I think that the unexpected questions that are asked are a very good incentive for Mario to put down what he may otherwise never have thought of writing ... add to this the modesty I know him to have, it would have been difficult for him to write about "himself".

Contrary to what some people may think, Mario does not have any personal agenda.

I say this because he told me so many stories that he would never publish, because he does not want to destroy any one's image that they have built directly or indirectly vis a vis their own public.

However and despite being reserved by nature (except for when people push him beyond the limits of his vast reserve of patience) he does draw the line when it comes to defending the image of the Doctor. And he will tell it as it is in order to destroy any attempt by anyone to unjustly impose themselves as a ruler of Daheshism—even if it is by their remaining silent when others claim that for them!

Concerning Chuccri's case : Mario and I have already told him exactly that at different times.

And for the record Chuccri is not married — may it be officially or otherwise. We should review what Mario has said about this issue ...
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Old 08-27-2008, 10:33 AM
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Thank you Sandrine.

But you know, the more I think about it—and as the Daheshville experiment grows and evolves—I am becoming more and more convinced that there is no escaping the universal laws of marketing.

In other words, the average person may not assign value to anything that is given away freely.

That is why, perhaps, Doctor Dahesh dressed elegantly for the photos that would appear in his books that were sold versus given away for free. Etc.

When something is given away free of charge, it risks losing all "perception of value."

Incidentally, that is why we are not featuring too many excerpts from Doctor Dahesh's books.

For one thing, we don't own the copyright to these works and it is up to those who have inherited that wealth of information to find a way to publish, promote, and sell it.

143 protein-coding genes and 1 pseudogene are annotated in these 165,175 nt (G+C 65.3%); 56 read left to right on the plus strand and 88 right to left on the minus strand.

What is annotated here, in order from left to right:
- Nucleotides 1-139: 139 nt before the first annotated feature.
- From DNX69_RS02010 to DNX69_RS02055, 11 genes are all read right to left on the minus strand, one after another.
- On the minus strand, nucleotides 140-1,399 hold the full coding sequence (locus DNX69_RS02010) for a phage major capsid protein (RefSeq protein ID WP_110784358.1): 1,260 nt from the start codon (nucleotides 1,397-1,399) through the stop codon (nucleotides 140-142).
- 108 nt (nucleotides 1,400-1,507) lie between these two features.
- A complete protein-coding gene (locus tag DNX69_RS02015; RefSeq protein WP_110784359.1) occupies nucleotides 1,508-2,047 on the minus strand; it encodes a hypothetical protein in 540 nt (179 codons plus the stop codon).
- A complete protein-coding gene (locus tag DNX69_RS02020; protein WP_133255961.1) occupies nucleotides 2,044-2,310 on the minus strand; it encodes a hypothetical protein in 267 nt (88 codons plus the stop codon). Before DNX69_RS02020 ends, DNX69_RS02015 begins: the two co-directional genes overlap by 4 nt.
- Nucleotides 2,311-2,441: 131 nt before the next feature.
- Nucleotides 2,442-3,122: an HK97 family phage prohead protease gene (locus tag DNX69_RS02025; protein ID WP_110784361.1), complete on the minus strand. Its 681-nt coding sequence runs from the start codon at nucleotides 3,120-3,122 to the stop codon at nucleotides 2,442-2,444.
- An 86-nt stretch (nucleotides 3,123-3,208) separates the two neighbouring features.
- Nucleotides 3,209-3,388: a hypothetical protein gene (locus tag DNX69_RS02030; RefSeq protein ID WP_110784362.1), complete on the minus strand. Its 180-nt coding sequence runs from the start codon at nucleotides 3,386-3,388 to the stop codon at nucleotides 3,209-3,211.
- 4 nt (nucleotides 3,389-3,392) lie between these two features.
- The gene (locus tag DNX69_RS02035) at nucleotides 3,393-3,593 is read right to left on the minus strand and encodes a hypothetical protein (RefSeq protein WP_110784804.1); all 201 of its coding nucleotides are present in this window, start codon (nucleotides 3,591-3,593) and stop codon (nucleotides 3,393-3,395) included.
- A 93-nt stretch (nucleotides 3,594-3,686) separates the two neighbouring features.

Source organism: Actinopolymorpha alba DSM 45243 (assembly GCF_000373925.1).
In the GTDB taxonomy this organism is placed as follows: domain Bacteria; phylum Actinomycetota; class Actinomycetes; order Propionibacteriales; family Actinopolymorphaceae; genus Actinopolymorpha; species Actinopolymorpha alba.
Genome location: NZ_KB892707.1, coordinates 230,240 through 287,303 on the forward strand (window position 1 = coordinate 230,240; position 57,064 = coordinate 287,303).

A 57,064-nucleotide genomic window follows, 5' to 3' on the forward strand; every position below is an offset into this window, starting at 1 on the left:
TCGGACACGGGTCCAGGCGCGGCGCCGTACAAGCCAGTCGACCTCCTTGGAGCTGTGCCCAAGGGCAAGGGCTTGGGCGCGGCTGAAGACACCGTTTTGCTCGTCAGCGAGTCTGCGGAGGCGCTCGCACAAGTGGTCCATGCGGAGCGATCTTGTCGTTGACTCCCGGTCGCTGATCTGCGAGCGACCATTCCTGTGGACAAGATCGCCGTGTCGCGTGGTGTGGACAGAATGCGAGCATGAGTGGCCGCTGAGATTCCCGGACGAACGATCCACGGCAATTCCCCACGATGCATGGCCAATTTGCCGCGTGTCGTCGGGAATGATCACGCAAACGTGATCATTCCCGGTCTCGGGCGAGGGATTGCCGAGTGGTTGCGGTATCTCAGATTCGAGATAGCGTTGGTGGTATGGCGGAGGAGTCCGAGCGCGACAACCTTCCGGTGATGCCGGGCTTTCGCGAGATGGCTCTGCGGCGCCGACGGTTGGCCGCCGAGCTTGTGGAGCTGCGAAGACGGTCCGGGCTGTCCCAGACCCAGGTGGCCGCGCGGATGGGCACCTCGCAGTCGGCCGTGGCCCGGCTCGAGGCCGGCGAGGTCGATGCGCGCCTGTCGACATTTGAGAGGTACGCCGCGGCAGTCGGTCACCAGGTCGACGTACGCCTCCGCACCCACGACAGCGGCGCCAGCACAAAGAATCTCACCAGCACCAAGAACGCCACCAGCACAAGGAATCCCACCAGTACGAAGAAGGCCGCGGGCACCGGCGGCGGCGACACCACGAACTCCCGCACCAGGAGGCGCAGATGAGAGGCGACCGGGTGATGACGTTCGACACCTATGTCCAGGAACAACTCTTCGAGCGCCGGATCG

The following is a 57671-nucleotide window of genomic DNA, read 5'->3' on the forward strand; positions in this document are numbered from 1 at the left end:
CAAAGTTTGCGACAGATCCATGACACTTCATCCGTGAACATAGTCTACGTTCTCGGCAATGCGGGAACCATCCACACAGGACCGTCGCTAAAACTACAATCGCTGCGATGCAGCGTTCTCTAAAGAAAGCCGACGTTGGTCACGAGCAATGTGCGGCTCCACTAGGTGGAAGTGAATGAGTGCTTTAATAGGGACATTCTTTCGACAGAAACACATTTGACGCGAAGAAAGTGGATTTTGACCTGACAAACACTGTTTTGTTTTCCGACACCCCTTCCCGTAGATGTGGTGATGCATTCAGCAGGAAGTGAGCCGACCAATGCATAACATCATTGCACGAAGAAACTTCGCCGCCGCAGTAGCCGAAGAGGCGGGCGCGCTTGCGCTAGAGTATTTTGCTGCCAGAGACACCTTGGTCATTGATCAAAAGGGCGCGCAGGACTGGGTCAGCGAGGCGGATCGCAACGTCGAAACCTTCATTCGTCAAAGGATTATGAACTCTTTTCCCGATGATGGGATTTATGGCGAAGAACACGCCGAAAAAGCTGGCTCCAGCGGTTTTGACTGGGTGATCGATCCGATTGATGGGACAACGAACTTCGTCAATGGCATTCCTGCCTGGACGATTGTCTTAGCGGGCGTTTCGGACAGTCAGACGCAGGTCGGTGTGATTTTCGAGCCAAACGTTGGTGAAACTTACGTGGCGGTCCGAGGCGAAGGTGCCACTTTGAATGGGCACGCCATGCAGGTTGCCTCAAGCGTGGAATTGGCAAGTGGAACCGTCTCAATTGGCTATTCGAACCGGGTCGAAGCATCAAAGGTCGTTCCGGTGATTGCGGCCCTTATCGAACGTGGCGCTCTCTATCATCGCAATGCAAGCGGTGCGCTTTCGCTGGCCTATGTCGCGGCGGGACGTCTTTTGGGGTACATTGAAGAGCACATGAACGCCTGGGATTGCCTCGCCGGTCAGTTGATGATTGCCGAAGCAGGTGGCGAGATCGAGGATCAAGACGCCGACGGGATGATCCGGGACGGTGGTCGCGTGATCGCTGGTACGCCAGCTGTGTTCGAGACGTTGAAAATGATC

And, here, I'd like to open up a tangent:

I heard so many remarks regarding "airing dirty laundry" from one individual, yet, that same "peace loving man" has no problem publishing—without permission—several of Doctor Dahesh's books (in complete form) over the internet.

In his opinion, the books must be freely provided.

But how can any garden grow if people are not willing to invest their time and energy into it? Incidentally, money and energy are interchangeable in my analogy.

Anyway, I don't know where I am going with this train of thought.

I just wanted to put it out there.

On the one hand, Doctor Dahesh's words are our Gospel.

Yet, these words are being held back. Meanwhile, some tried totake advantage of this confusion to fulfill their ambition for fame and power, and self-fulfulling prophecies...

As for the The people who are holding us all back... and have essentially caused this problem to begin with... (despite the fact they were once victims themselves... ) they are acting within their legal right!

Here is one funny anecdote... Oh, you're going to love this one:

Years ago, one of the trustees (before my eyes and ears) was annoyed that (let's call him) the person in charge of editing/compiling the books, left out a passage that Doctor Dahesh has written.

That passage had to do with Doctor Dahesh expressing frustration with a Daheshist who (as it turned out) was **the person's** brother in law.

Man, that Trustee was on it!

Nothing, and I mean NOTHING was to be removed from the books...

The mere idea that **the person** would even attempt to edit out a passage written by Doctor Dahesh was never going to happen under that trustees' watch!

Then...

Years later, that same trustee (supposedly, and that bit of news came to me through a very close friend of that **person**) was outraged at what was printed in one of Doctor Dahesh's books... So, and according to legend, that trustee ordered the book taken out of circulation...